Building to scale

 The Small Cities Book
The bigger could be betterâe"if urban giants would learn from their size-small counterparts

THE POPULATION OF Kamloops, British Columbia, is eighty thousand. The population of the Greater Toronto Area is five million. Is the small model better than the other? Does scaling down provide a magical formula for city building and socially conscious redevelopment?

These questions (and many more) are pondered in The Small Cities Book: On the Cultural Future of Small Cities, a collection that envisions the small city as the perfect Petri-dish for better, petite urban living. Throughout the book, the central British Columbia city of Kamloops sits as a model for examining how cultural identity and issues of globalization come into play in the creation of social capitalâe"that idea that better planning will lead to a richness of civic balance and well being.


The Small Cities Book is an odd mix of textbook and city diary, with pieces ranging from a bill bisset concrete poem to an essay titled “Upstaging History: Outlaws as Icons,” a look at how rural folk history can upset the narratives of official history.

There is a staggering amount of material here, much of it aimed not at the casual urbanist but at the professional city-scaper or policy-maker. But if you are looking to amp up your urbanist skills, The Small Cities Book presents a dense, far-ranging challenge.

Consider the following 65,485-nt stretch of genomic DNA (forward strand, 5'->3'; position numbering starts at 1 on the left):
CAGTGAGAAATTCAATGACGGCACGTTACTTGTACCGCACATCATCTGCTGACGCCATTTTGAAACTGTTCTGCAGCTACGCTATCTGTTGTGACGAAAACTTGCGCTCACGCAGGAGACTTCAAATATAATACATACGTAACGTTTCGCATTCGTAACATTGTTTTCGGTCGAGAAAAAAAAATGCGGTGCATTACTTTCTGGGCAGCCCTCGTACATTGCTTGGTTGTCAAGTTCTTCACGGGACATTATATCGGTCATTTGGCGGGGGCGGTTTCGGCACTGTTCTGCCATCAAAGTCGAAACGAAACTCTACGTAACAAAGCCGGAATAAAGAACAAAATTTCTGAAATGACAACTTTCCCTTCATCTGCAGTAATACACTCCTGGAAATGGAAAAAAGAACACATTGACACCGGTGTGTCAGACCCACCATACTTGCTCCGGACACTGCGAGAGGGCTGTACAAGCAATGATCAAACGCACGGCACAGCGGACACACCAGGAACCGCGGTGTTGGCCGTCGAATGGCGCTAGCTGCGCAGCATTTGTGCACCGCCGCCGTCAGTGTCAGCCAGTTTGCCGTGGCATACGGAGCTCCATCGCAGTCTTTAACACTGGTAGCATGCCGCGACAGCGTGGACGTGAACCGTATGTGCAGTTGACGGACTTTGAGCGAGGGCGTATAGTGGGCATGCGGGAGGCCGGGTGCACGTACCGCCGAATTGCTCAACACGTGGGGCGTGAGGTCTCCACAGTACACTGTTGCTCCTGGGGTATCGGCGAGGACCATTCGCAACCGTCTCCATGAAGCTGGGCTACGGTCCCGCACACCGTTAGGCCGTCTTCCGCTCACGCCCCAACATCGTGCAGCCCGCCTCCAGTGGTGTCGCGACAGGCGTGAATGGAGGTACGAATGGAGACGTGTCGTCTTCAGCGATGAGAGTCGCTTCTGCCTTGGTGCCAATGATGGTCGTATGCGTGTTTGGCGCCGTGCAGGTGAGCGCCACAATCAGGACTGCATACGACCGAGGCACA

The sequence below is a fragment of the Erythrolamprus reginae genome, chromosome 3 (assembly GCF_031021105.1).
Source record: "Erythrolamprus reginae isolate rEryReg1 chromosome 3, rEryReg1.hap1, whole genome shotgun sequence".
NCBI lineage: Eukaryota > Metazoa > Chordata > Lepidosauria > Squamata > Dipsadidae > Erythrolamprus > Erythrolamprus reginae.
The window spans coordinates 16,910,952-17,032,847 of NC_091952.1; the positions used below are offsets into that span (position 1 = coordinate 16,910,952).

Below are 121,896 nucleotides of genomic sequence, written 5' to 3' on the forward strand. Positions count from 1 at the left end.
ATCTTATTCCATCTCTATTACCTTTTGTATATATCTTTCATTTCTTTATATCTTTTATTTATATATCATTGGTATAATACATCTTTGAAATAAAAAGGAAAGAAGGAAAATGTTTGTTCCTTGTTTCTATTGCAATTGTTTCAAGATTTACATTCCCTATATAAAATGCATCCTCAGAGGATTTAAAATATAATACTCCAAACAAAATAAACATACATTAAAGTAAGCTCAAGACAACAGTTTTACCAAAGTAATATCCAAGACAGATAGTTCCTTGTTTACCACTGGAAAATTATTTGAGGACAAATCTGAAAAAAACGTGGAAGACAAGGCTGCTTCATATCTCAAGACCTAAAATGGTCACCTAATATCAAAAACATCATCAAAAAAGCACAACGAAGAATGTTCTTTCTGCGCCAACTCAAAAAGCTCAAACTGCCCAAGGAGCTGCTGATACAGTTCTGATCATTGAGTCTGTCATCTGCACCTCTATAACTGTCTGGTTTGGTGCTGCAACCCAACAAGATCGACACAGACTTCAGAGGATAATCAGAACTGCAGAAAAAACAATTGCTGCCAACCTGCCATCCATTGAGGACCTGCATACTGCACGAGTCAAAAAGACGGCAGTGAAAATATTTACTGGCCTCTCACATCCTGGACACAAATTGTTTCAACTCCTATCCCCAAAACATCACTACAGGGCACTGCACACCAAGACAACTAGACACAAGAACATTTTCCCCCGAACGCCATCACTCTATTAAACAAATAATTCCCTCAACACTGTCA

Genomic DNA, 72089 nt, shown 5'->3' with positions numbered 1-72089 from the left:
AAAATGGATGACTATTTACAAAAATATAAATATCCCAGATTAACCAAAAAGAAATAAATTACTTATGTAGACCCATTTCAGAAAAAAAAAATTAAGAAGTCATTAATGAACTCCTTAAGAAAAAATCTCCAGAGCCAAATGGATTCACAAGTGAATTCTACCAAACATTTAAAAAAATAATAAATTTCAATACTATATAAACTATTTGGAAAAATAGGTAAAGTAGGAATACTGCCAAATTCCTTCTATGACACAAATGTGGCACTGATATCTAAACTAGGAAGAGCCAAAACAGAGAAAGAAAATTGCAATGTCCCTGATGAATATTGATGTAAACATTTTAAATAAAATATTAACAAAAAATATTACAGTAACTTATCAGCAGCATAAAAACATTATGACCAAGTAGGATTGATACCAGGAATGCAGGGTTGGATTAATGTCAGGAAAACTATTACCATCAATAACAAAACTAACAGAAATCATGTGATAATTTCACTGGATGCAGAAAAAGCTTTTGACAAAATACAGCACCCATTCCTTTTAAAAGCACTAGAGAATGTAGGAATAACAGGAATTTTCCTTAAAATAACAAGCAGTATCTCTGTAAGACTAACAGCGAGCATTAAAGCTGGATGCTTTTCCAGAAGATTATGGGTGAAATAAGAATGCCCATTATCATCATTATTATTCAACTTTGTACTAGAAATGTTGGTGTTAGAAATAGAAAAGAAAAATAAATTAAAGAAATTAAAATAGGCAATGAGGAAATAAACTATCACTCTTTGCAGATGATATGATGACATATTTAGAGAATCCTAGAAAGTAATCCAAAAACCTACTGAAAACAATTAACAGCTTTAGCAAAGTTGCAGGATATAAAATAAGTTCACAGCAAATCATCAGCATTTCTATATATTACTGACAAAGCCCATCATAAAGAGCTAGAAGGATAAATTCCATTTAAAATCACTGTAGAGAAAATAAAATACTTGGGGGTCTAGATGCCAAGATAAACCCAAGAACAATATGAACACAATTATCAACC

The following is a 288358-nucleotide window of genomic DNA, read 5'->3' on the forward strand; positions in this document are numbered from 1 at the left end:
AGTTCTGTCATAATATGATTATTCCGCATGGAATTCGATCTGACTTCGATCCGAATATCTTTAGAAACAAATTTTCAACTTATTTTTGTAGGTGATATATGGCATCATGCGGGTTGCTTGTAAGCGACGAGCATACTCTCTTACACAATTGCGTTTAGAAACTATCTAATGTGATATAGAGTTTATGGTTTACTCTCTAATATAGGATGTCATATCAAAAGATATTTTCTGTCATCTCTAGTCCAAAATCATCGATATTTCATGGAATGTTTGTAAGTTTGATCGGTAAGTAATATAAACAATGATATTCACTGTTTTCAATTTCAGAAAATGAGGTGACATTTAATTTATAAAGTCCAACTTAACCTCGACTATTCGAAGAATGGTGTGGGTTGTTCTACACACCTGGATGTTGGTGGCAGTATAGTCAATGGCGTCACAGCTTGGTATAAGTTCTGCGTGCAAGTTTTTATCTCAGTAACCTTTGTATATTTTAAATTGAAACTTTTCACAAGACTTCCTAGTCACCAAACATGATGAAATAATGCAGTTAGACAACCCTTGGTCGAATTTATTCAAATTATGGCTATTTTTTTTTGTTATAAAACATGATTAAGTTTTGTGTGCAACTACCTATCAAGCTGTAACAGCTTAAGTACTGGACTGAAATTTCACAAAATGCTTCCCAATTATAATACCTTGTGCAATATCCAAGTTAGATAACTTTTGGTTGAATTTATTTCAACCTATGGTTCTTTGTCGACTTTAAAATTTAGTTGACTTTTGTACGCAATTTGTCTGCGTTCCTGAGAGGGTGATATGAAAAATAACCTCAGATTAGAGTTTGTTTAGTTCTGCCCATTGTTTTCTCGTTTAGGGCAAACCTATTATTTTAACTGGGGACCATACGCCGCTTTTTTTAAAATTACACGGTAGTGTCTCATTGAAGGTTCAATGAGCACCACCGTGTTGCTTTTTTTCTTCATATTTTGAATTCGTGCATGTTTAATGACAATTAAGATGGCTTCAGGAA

Perhaps with a broader appeal is Downtown Canada: Writing Canadian Cities, an anthology on how the idea of urban Canada is portrayed in, and created by, our works of literature and art. It touches on the work of Michel Foucault and Henri Lefebvre in exploring cities as collections of fictions, character and history. Both these books are part of a new and growing literature on Canada as a mostly urban country (the majority of us live in large cities). However, Downtown Canada is slightly too zealous in presenting our country as an urban wonderland.

As always, rural (and by implication, less wealthy) existence doesn't easily factor into these arguments, nor does the tendency toward moving between small and largeâe"as many of us will do throughout our lives. Downtown Canada could learn good lessons from small places.âe"Emily Schultz

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